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In this next series of writings I am revisiting last year’s research into Nietzsche’s doctrine of Eternal Recurrence, exploring what it might feel like to experience a moment. On a linear view of time, a view ingrained in the Western world and deriving from a Christian worldview, our perspective toward time is viewed as sequential moments leading to some kind of destination or ending. Each one building consequences upon another. Nietzsche rebelled against this world view to propose another - the possibility of time occurring in cycles, and the present moment, the only active moment of significance, repeating itself eternally. While this view does not provide a cosmologically accurate picture of time, the perspective of eternal recurrence could allow us to embrace present experience with the potency, ambiguity, and expansiveness of life at feels in an instance.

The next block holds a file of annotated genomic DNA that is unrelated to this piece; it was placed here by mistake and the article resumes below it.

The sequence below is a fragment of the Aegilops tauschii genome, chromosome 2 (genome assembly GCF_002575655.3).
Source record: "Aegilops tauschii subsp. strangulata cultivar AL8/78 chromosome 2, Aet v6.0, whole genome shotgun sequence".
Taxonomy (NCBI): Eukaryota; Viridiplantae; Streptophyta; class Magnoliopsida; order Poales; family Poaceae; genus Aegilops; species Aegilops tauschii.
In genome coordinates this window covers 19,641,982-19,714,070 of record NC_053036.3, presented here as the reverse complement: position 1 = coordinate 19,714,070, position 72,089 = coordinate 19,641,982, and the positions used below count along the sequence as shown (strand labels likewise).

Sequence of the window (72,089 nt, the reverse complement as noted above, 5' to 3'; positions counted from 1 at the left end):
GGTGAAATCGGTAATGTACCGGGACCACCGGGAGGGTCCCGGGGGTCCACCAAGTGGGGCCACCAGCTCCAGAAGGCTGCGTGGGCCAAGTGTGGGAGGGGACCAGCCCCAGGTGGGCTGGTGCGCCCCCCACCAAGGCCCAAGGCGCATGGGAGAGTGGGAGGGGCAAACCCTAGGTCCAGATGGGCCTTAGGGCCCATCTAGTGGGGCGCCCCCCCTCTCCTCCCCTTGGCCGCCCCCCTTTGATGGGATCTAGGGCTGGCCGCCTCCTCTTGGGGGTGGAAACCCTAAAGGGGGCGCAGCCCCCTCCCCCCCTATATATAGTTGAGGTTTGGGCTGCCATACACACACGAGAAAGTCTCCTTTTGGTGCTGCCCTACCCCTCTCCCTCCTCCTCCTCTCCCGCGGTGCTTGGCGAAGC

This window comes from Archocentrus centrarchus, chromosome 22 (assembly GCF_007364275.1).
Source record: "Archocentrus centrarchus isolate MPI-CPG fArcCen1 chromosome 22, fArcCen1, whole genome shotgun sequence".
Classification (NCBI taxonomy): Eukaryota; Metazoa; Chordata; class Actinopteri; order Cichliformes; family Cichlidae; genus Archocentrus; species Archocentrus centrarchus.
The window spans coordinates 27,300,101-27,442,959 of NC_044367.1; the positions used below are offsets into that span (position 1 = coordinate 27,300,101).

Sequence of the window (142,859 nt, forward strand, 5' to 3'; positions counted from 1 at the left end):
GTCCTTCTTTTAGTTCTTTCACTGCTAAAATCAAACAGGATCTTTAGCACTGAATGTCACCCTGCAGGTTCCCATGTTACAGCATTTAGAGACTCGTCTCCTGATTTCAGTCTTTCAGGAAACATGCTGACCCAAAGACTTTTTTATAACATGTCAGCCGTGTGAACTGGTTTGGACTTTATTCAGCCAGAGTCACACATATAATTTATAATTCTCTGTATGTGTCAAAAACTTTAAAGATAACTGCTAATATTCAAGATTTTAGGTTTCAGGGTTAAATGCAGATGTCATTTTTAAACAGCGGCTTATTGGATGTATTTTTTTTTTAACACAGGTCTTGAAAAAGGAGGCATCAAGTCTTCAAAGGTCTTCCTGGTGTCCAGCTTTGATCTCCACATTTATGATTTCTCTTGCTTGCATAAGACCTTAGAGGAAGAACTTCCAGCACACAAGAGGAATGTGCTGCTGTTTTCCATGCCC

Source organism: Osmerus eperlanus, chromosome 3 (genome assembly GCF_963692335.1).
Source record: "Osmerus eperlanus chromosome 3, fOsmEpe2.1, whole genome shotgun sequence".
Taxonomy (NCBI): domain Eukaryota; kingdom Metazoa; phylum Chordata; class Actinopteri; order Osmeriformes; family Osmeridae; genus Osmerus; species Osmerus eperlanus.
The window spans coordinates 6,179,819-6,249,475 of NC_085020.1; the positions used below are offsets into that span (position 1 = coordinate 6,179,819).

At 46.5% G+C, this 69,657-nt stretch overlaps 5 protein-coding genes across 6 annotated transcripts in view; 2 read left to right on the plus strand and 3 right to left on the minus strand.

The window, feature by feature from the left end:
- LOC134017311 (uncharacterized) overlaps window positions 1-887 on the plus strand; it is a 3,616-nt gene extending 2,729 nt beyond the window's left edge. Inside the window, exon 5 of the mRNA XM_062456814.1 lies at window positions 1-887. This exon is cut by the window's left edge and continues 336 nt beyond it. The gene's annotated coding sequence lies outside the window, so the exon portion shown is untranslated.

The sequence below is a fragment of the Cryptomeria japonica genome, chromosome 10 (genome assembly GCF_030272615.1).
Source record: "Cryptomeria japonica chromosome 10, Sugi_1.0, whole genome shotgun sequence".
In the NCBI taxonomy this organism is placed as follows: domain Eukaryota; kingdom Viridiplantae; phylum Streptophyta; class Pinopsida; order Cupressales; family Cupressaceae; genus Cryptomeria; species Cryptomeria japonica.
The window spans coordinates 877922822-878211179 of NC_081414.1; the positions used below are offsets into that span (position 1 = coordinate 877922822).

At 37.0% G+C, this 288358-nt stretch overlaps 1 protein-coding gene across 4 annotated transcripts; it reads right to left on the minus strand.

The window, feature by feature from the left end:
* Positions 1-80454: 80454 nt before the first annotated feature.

I’ve been gently navigating my way through Gaston Bachelard’s The Poetics of Space for a time now. In it, he writes about writing and he writes about walls. The human experience is made up of walls, both physical and conceptual; big walls, tiny walls, walls to keep things in, to keep things out, to keep things safe, to keep things private. Doors and hinges and keys and corners and locks, indeed we are “human beings, great dreamers of locks” (95). We search constantly for containers, whether for our most precious belongings or our most…Continue